I recently shared my experience of having a Perinatal Mood and Anxiety Disorder (PMAD) following the birth of my son. In my case, the symptoms appeared while I was still in the hospital and continued, without appropriate treatment, for nearly a year. Upon receiving the intervention I needed, I began my journey to recovery. I now share my story in the hope that it will encourage other women to speak up, seek help, and know they are not alone. [Read my full story here].
Prior to my PMAD journey, I thought of myself as a fairly strong person. I was successful and respected in my career, I voiced my opinions, and I had survived some difficult circumstances. I was a perfectionist, which served me well at points but also caused me unnecessary worry. I could sometimes be inflexible and, although I’m embarrassed to admit this, I could also be judgmental.
Then I had a beautiful baby boy, and a PMAD kicked me right out of my socks. There I was, sprawled out on the floor, not knowing how to get back up. I was in pain and I felt paralyzed. I spent nearly a year laying there, hoping no one would notice. I was ashamed that I had lost my balance. I stayed that way until, one day, someone came along and taught me how to stand again.
For a long time, I felt that my fall was a sign of weakness, that my PMAD was a symptom of a larger character flaw. I believed that it was my fault and that it had broken me. Now that I am on my feet again, I realize that this could not be farther from the truth. I am a more balanced version of myself than ever before.
My postpartum experience did not break me. It changed me. I am now both stronger and softer. Contrary to popular belief, softness and weakness can be vastly different.
With softness comes an ability to be flexible. In the face of a storm, the tree that is able to bend does not break. Softness has allowed me to become less rigid and more dynamic, to more successfully weather the storms. Through treatment, I have learned the beauty of imperfection and surrender.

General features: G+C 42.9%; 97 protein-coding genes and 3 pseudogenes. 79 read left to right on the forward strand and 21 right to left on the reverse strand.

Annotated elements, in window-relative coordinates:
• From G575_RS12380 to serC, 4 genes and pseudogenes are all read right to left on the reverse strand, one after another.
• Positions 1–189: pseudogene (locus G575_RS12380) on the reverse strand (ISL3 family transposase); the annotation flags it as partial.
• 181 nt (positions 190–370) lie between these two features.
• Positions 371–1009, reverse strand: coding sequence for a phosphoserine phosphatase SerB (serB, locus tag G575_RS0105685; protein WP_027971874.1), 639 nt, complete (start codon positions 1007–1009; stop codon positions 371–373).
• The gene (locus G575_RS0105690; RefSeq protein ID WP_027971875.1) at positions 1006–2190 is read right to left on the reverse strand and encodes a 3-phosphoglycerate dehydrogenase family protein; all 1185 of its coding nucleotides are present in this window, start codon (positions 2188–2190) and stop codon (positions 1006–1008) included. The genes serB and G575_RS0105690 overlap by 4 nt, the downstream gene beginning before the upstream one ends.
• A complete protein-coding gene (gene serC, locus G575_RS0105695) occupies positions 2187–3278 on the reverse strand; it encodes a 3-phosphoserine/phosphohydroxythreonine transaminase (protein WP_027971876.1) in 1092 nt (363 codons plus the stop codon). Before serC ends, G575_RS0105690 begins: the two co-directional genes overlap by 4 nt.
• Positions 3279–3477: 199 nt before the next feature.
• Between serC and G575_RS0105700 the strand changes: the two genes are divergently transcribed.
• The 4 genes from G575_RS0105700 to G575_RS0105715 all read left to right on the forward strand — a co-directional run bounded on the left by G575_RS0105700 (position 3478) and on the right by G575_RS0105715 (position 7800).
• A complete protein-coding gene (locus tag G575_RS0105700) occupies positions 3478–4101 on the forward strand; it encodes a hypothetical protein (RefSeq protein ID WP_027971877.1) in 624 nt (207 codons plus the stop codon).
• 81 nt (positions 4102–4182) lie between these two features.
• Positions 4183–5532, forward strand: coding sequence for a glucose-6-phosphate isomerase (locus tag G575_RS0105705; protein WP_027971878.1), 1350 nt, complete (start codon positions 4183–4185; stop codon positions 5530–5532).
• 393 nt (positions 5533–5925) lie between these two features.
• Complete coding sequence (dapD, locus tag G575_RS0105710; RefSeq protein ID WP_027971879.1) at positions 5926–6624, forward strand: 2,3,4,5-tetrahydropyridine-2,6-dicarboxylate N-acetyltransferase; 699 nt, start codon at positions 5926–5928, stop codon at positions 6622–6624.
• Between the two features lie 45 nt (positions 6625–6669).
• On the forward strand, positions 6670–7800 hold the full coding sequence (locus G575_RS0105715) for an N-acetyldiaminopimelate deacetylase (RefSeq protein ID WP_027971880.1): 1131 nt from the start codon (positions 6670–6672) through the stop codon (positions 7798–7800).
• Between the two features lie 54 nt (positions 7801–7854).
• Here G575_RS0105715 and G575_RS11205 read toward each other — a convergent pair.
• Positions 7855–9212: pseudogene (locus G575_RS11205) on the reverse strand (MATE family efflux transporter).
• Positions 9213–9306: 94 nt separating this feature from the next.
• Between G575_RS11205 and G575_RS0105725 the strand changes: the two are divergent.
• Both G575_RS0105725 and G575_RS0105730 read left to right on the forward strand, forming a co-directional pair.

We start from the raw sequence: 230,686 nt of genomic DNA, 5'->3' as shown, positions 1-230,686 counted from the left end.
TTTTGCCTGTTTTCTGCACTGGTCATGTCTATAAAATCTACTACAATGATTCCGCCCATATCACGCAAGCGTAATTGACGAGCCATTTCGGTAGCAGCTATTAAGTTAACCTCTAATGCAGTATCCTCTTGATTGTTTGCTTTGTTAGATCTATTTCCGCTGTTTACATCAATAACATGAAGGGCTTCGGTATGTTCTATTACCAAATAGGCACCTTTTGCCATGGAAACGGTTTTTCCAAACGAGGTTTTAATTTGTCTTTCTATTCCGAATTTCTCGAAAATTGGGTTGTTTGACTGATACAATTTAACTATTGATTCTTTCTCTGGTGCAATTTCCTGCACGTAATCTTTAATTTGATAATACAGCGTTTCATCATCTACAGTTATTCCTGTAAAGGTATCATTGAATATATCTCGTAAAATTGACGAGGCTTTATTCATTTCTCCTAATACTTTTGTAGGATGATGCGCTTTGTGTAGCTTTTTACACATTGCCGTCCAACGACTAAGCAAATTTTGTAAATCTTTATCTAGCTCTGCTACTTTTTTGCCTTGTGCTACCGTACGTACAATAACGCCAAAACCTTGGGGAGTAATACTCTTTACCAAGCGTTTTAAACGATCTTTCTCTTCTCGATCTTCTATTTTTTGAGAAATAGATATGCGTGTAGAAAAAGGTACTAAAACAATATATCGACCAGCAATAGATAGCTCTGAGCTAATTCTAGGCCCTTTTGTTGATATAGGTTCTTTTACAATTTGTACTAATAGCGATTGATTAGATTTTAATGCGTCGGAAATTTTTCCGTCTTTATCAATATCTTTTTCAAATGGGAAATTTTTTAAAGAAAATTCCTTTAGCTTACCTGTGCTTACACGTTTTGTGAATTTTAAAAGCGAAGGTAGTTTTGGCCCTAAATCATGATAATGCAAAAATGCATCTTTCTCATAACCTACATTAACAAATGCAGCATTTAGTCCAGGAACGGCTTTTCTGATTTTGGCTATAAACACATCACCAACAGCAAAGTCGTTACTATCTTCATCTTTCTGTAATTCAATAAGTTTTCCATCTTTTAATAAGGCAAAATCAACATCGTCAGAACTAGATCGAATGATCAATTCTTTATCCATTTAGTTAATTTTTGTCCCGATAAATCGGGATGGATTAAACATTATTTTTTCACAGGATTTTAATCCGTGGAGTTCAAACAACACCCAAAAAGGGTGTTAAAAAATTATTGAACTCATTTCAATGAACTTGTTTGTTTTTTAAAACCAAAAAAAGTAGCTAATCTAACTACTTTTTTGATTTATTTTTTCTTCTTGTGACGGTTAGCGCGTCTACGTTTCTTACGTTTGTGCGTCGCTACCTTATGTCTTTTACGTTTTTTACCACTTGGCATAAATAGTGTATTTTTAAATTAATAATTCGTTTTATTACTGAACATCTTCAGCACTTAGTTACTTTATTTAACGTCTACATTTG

Softness has also allowed me to be a safe place for others to land. I am now better able to cushion another’s fall. Through my own pain, I have developed a deeper sense of empathy, and the helping hand I received has inspired me to extend my own.
Finally, this softness has provided me a sense of self-confidence when facing the future. A hard vase may shatter, but a cushion falls lightly, remaining in-tact. I now know that I am able to stumble and then rise again, even stronger. Falling becomes less frightening when you have learned how to stand back up.
Without a doubt, my PMAD journey was an excruciating one, the most painful fall I have experienced. And it has not left me unscathed; I still bear its imposed cracks and scars. The difference is that I now wear them with pride. Echoing the sentiments of Leonard Cohen, those cracks have allowed the light in.
My Perinatal Mood and Anxiety Disorder (PMAD) did not break me apart. It broke me open.
There is a crack in everything. That’s how the light gets in.
To my fellow PMAD mommies, I am not broken and neither are you. Sometimes we have to face monsters to learn that we are survivors.
For more information on PMADS, visit Postpartum Support International.
A special thanks to The Motherhood Center of New York for seeing me on the ground, and helping me back to my feet.
Written by Ashley Abeles